Outside the long glass walls you have a clear view of the parked aircrafts. Two of them are cargo planes, the smaller one owned by DHL. The other aircraft belongs to South African cargo. On the large parking lot there is just one passenger aircraft of Ethiopian Airlines which is waiting to be connected to an aero bridge. A very large and clear airport, perhaps a reflection of modern Africa is guarded by few security personals. None of them ask questions nor do they check identity. As a foreigner you might mistake them for private security guards. The officers in the immigrations are also perhaps imported from the corporate world and do not trust the idea of unless bullying.
Back in the city of Maputo humans have worked to keep up with vis majeur. Natural blue beaches and mortal creations are modern buildings and wide roads. You will need to struggle to spot a pot hole. But a rather expensive city. Hotels are hundred US dollar upwards. For a luxury hotel you will need to shell out between 200 to 300 US dollar. Taxis charge US dollar 15 for an hour. The city now has a new casino as well on the beach side. If you take a walk down the president’s palace towards water front, you would have an unbelievable view of the blue water on the left. There would be some luxury boats floating and some primitive fisherman boat with sails looking for winds to favor them. One or two massive ships might also be in sight sometimes with birds circling over for food.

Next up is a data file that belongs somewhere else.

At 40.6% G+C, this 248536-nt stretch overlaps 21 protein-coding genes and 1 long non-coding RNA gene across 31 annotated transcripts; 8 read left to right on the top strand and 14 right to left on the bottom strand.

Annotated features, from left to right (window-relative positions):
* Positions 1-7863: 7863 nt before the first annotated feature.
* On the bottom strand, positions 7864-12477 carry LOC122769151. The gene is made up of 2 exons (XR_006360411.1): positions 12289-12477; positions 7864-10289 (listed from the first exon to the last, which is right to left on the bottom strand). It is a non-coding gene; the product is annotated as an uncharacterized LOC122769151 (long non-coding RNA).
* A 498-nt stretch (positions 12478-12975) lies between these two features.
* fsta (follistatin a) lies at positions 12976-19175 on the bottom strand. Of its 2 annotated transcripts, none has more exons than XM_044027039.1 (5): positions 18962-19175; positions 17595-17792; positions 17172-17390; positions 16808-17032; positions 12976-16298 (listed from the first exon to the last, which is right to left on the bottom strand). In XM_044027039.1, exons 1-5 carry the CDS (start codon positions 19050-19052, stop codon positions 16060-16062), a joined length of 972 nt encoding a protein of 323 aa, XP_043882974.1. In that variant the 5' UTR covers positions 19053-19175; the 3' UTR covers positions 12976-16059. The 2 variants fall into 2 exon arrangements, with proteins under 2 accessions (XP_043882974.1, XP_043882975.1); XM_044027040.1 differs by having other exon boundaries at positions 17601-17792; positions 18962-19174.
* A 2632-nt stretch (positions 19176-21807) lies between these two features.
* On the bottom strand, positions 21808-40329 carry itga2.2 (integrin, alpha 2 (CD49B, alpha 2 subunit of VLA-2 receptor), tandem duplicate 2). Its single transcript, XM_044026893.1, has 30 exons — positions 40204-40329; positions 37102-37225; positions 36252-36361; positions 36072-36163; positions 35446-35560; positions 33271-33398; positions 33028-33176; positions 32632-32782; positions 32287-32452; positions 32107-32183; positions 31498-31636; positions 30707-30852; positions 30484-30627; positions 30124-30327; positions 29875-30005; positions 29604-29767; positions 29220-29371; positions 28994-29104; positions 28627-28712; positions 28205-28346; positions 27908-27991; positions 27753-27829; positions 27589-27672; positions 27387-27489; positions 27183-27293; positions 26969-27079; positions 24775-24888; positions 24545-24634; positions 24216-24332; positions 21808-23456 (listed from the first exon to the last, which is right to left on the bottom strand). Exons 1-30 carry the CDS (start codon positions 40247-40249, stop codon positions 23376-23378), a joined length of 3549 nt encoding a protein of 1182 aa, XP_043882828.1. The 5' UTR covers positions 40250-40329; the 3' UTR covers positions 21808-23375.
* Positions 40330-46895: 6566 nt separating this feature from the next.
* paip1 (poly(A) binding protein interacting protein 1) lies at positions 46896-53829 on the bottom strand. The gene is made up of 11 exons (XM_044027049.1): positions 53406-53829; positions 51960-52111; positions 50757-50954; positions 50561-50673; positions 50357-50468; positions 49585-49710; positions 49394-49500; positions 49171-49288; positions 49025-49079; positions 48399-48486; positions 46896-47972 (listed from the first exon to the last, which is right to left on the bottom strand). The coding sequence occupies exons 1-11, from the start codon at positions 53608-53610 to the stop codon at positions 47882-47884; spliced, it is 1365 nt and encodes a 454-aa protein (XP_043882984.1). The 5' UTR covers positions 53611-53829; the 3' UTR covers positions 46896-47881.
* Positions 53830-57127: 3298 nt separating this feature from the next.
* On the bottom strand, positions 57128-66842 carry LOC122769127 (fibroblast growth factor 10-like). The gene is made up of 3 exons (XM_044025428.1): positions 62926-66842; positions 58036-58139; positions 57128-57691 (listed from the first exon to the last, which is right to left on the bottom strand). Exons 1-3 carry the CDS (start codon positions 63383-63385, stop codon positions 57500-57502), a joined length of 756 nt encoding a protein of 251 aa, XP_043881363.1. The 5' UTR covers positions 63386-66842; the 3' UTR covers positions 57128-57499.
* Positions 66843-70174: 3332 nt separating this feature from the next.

A lot of tourist dressed in their Sunday’s best and the foreign residents would be striding up and down as if taking a health conscious walk. It seems to have a rippling effect wherein others end up getting health conscious as well. Road side make shift shops with locals selling crafts and locally designed clothes, they barely annoy by hard selling but rather always wear a fresh smile and would wave. With various restaurants to choose from to dine in and a walk down to the train station where my guide tells me that scenes where shot in the movie Blood diamond.
A toy train gets you into a city ride which stops at major attractions and my guide offered to give an insight into the old colonial days. Liberated as recently as in 1975, the man talks from memory. There isn’t bitterness nor a strong sense of injustice being done against as conditions were worst in the neighboring South Africa. Aparthid wasn’t practiced in its real sense with blacks allowed to live in the white areas with no infamous 6 PM deadlines to leave for the township as in the South Africa. The fight the guide explained was not against the whites but against the domination. With enough money coming into the country from tourists the locals have little to worry about. A white man on board is rather honest in telling that back in his days if a black man bought a ticket for a movie show, he would still be denied entry into the theater.
Whether you are talking a walk down the President’s palace or shopping at the market place or sailing to Inacha Island, Mozambique is a travelers paradise.
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